Dr. Alan Hilfer, director of psychology at Maimonides Medical Center in New York, says it’s normal to struggle with working from home. He says it “has its own set of difficulties” that people who don’t do it often aren’t always aware of.
“There are many more distractions than working in an office,” he says. “Even people who do it on a regular basis find it much harder to structure and discipline their time.”
Hilfer, who lives in Brooklyn and works in a hospital in Manhattan, knows the distractions firsthand. He was working at home on Thursday to avoid the difficult commute in the storm’s aftermath. But he kept getting distracted by Sandy updates on TV, projects he needed to get done around the house and his wife asking questions about what she should get from the supermarket.
“I had a whole list of things this morning I intended to do working from home, and I got about half of them done,” he says.
With some school districts cancelling classes for the week, children have become the biggest distraction for stranded employees who were working from home.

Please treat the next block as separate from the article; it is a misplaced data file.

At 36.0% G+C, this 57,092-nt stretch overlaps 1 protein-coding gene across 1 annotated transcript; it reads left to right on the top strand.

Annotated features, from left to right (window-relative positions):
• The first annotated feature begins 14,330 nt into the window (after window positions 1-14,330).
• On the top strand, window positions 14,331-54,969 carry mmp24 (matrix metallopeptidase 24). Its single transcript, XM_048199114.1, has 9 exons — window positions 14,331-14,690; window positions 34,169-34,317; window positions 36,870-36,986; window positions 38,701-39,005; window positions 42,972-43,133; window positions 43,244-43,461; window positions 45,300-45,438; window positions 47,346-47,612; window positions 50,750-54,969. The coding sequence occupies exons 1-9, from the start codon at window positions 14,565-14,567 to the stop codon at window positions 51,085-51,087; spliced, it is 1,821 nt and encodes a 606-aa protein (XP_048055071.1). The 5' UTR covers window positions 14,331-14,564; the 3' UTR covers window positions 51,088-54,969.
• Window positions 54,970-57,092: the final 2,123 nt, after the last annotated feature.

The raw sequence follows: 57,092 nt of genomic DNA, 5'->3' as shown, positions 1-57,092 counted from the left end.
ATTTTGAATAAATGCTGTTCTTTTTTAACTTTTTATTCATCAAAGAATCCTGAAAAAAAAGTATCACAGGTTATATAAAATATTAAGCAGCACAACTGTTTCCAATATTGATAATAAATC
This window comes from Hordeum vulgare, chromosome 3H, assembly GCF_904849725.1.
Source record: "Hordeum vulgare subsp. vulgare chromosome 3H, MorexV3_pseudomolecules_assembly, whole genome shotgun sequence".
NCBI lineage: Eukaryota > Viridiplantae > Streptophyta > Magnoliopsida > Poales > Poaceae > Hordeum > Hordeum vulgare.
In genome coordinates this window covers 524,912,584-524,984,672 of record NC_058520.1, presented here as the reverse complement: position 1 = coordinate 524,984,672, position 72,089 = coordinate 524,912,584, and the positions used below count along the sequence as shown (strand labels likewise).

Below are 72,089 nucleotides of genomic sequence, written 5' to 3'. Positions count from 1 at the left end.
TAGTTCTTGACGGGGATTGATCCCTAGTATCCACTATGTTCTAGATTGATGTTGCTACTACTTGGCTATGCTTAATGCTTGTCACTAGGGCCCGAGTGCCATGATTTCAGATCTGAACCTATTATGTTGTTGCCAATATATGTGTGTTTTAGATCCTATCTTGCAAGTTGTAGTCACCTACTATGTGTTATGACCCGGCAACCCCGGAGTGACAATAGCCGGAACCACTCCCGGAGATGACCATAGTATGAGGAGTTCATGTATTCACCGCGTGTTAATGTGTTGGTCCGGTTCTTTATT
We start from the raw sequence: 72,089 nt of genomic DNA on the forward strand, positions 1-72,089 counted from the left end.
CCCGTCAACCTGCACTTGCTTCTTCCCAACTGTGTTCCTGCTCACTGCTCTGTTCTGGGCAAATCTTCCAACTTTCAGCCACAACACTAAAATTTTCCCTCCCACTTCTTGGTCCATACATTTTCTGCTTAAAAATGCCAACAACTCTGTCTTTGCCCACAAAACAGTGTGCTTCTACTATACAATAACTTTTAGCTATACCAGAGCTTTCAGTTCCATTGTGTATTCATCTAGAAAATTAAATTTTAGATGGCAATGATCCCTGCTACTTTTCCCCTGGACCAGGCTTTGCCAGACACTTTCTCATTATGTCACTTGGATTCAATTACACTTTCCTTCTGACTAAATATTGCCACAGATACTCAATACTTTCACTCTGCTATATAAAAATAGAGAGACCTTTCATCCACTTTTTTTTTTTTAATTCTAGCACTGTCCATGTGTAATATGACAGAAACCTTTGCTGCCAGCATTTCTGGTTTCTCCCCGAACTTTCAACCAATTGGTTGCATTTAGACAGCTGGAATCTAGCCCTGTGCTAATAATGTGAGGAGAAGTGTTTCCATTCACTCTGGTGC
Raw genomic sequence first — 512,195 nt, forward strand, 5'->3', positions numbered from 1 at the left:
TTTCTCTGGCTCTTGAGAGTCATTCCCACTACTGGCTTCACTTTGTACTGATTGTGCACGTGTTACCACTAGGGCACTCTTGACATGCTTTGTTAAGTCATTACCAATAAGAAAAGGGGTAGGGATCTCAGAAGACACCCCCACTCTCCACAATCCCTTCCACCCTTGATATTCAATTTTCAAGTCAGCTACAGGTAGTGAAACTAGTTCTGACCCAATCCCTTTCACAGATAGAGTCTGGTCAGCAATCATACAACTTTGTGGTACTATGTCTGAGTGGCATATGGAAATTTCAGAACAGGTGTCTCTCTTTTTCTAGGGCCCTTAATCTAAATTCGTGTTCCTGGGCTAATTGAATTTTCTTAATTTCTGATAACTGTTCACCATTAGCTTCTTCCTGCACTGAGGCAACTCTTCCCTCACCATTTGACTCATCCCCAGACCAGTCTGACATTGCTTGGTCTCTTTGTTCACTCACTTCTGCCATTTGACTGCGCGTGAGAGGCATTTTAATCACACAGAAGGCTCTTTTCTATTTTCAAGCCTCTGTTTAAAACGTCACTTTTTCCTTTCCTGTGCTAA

Brooklyn resident Deanna Zammit, a content director at media company Digiday, says she’s grateful that her home and family were unscathed after Sandy. But she found herself overwhelmed when she had to work from home — and watch her son — Monday and Tuesday while her husband was away on a work trip.
“I’ve had to juggle taking care of a very energetic five-year old — who only wants to jump on the couch — and trying to get as much work done as possible under the situation,” she says.
On Wednesday, with the added pressure of Halloween festivities, she gave up and took the day off. But on Thursday, she drove three hours to her parent’s home in Westhampton, N.Y., so that she could finally get some work done at home.